This page is preliminary and will be updated with the partial implementation on Wed 20051201.
Exercise 10 Constraint Typing, Let Polymorphism
This exercises deals with type inference, and constraint typing.
In constrast to previous exercises, we allow the programmer to either
put type annotations or leave them away, and use type variables X.
Another, minor difference is that we add an explicit fixpoint operator
fix , and will not use let rec anymore.
Source Language

Values

E ::= x T ::= X
E E Num
\x.E Bool
\x: T.E T>T
true
false
zero
succ E
pred E
iszero E
fix E
if E then E else E
let x = E in E
let x: T = E in E


V ::= BV
NV
\x: T.E
BV ::= true
false
NV ::= zero
succ NV


Every abstraction and letbinding that is not annotated can be treated as if
it had a fresh type variable. The source program generates a set of
contraints, which have to be unified in order to obtain a well typed program.
This is expressed by the following typing rules.
These classes are provided for types (from Type.scala )
class Type { ... }
case class TyVar(name: String) extends Type { // X
var is: Type = null;
}
case class TyBool extends Type; // Bool
case class TyNum extends Type; // Num
case class TyFun(from: Type, to:Type) extends Type; // T > T
Unification
Here's the standard unification algorithm (Fig 222)
unify( C ) ::= if empty( C ) then [] else let <S,T>::C' = C in
if S == T then unify(C')
else if S == X and X ∉ FV(T) then unify([X/T]C') o [X/T]
else if T == X and X ∉ FV(S) then unify([X/S]C') o [X/S]
else if S == S1 > S2 and T == T1 > T2 then
unify(<S1,T1>::<S2,T2>::C')
else fail

Our implementation will follow techniques described nicely in Baader, Nipkow: "Term Rewriting and All That".
To use memory efficiently, we will never build up or apply substitutions, but rather
set the "is " reference. This is very efficient,
however requires that whenever we deal with a type variable, we need to check whether
is!=null and dereference if necessary.
Constraint Typing
Here are the constraint typing rules, in the form suggested by TAPL Exc. 22.3.9.
The judgment Γ _{F} t: T _{J} C means that inputs Γ, F, t to the algorithm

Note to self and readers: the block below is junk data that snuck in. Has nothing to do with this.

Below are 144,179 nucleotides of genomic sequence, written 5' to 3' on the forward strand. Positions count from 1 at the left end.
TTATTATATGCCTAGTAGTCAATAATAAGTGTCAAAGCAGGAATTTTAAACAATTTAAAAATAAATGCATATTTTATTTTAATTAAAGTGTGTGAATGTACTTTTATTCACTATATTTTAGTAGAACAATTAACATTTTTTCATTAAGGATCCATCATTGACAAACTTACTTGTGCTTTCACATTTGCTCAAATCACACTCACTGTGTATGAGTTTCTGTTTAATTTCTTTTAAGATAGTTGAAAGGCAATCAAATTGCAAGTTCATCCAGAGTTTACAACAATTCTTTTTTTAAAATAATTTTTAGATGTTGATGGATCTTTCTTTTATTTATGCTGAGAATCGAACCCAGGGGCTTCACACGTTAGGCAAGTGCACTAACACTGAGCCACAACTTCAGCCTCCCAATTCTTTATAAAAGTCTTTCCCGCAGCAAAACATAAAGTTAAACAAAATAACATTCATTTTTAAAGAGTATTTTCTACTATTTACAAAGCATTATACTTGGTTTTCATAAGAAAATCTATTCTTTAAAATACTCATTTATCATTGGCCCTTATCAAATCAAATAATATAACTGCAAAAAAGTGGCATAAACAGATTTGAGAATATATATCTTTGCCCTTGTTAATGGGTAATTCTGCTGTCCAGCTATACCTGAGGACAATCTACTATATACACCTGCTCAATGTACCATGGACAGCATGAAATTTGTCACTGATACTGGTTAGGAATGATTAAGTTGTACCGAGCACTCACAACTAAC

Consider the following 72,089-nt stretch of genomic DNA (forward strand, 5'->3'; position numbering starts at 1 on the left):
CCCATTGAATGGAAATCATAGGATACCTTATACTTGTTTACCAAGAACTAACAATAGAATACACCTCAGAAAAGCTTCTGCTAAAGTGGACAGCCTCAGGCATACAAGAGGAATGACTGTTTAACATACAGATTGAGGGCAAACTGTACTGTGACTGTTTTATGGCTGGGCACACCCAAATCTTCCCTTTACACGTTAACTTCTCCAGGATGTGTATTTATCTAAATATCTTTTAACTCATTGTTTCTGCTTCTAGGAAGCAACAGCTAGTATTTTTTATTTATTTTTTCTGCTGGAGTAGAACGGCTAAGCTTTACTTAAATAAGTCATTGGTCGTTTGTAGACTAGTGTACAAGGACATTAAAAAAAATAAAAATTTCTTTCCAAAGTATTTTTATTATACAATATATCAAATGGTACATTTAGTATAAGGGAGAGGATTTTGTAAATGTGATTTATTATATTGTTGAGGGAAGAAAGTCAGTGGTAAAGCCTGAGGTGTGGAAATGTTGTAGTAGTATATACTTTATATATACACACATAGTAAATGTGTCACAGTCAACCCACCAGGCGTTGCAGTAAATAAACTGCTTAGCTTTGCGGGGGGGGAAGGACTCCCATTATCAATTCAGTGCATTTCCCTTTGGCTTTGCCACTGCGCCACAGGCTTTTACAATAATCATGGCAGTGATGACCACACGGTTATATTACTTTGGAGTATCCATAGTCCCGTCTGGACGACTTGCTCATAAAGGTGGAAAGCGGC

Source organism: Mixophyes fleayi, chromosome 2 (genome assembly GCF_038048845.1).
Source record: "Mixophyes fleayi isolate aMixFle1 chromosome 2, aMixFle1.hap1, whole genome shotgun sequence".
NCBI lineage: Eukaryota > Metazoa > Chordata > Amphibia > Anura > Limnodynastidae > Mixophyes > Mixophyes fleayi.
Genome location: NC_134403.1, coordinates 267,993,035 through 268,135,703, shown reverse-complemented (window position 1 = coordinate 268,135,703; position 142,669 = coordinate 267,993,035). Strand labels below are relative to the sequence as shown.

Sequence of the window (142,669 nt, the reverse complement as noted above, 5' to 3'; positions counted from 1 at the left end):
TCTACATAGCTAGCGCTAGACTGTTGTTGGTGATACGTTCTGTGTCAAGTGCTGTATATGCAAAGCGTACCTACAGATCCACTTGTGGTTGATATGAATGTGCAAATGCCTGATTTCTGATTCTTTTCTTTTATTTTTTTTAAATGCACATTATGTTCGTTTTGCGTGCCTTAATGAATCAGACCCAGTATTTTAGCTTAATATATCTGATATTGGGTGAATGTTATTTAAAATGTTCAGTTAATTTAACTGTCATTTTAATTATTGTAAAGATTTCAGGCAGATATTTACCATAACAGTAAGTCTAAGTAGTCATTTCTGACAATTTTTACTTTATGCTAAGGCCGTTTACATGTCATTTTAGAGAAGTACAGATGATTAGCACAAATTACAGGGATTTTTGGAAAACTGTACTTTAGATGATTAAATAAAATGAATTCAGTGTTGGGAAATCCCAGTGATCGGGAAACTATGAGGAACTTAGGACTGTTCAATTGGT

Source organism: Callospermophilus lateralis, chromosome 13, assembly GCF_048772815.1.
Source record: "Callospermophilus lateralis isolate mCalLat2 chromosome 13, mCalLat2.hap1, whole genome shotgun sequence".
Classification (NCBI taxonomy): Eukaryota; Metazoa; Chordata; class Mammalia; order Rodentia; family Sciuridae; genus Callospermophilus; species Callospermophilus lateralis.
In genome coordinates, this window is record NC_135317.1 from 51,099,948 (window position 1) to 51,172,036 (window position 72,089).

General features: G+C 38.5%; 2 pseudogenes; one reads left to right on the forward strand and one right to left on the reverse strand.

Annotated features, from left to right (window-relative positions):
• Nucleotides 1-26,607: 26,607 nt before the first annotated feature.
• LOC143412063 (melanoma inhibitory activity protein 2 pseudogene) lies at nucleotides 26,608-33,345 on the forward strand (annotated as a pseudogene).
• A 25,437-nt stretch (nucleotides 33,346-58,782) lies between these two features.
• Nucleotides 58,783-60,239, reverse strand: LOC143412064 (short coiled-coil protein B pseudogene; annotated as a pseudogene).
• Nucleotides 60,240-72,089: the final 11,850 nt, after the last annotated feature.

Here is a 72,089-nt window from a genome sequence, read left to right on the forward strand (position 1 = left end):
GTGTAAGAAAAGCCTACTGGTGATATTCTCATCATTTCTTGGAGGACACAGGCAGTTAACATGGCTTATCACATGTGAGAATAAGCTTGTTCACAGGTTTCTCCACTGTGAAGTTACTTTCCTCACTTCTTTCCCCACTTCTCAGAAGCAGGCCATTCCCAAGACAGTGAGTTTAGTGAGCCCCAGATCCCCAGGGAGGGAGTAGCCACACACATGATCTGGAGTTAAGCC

produce T, J and C, where
 Γ is the context
 F is an infinite supply of fresh names
 t is a term
 T is a type
 J is a suffix of F
 C is a set of constraints
If X is the next fresh variable X we can take, this is indicated by the notation X::F.
Type System 
x:T ∈ Γ  Γ _{F} x:T _{F} {} 
 (CTVar) 
  Γ _{F} zero: Nat _{F} {} 
 (CTZero) 

Γ, x: T_{1} _{F} t: T_{2} _{H} C  Γ _{F} \x: T_{1}. t: T_{1} → T_{2} _{H} C 
 (CTAbs) 
 Γ _{F} t: T _{H} C  Γ _{F} succ t: Nat _{H} C ∪ {T=Nat} 
 (CTSucc) 

Γ _{F} t_{1}: T_{1} _{H} C_{1} Γ _{H} t_{2}: T_{2} _{J} C_{2}  Γ _{X::F} t_{1} t_{2}: X _{J} C_{1} ∪ C_{2} ∪ { T_{1} = T_{2} → X } 
 (CTApp) 
 Γ _{F} t: T _{H} C  Γ _{F} pred t: Nat _{H} C ∪ {T=Nat} 
 (CTPred) 

Γ _{F} t_{1}: T_{1} _{J} C_{1} Γ, x:T _{J} t_{2}: T_{2} _{K} C_{2}  Γ _{F} let x: T_{1} = t_{1} in t_{2}: T_{2} _{K} C_{1} C_{2} 
 (CTLet) 
 Γ _{F} t: T _{H} C  Γ _{F} isZero t: Bool _{H} C ∪ {T=Nat} 
 (CTIsZero) 

Γ _{F} t_{1}: T_{1} _{H} C_{1}  Γ _{H} t_{2}: T_{2} _{J} C_{2}  Γ _{J} t_{3}: T_{3} _{K} C_{3}  Γ _{F} if t_{1} then t_{2} else t_{3}: T_{2} _{K} C_{1} ∪ C_{2} ∪ C_{3} 
 (CTIf) 

Γ _{F} t: T _{H} C  Γ _{F} fix t: X _{X::H} C ∪ { T = X → X } 
 (CTFix) 

Γ, x: X _{F} t: T _{H} C  Γ _{X::F} \x. t: X → T _{H} C 
 (CTFreshAbs) 

Γ _{F} t_{1}: T_{1} _{J} C_{1}  Γ, x:X _{J} t_{2}: T_{2} _{K} C_{2}  Γ _{X::F} let x = t_{1} in t_{2}: T_{2} _{K} C_{1} C_{2} 
 (CTFreshLet) 

Dowonload the partial implementation.
A fresh name is generated with SymbolSupply.fresh(t.pos); , where
t is some expression whose position can be used when reporting type errors.
Similarly, when you construct a type, use the functions Type.TyBool(t.pos) , where
t is some expression whose position can be used when reporting type errors.
Task 10.1
Implement the missing method unify1 in class Infer.scala (just translate the unify algorithm to Scala). Watch out: there are no substitutions built up, only side effects to be performed.
Task 10.2
Implement the missing method analyze in class Analyzer.scala according to
the specification given above.
Instead of creating constraints, call the unification algo directly via infer.unify(t1,t2)
Try it with files from the test directory. Why can one not typecheck double.lam ? breakCallByValue.lam ?
Task 10.3
Implement let  polymorphism: perform an evaluation step (term substitution) before typechecking the body of the let. Try it with double.lam
For expression substitution, you can use Expr.subst(s,Y,t) , which returns the expression [Y/t]s
Now double.lam should typecheck.
Careful: In this partial implementation, we use a Map[String,Type] instead of the Context class from before. Type checking
happens before de Bruijn indexing. Is is a good idea to use Expr.subst as is? What purpose does de Bruijn indexing serve? How can you fix the problem?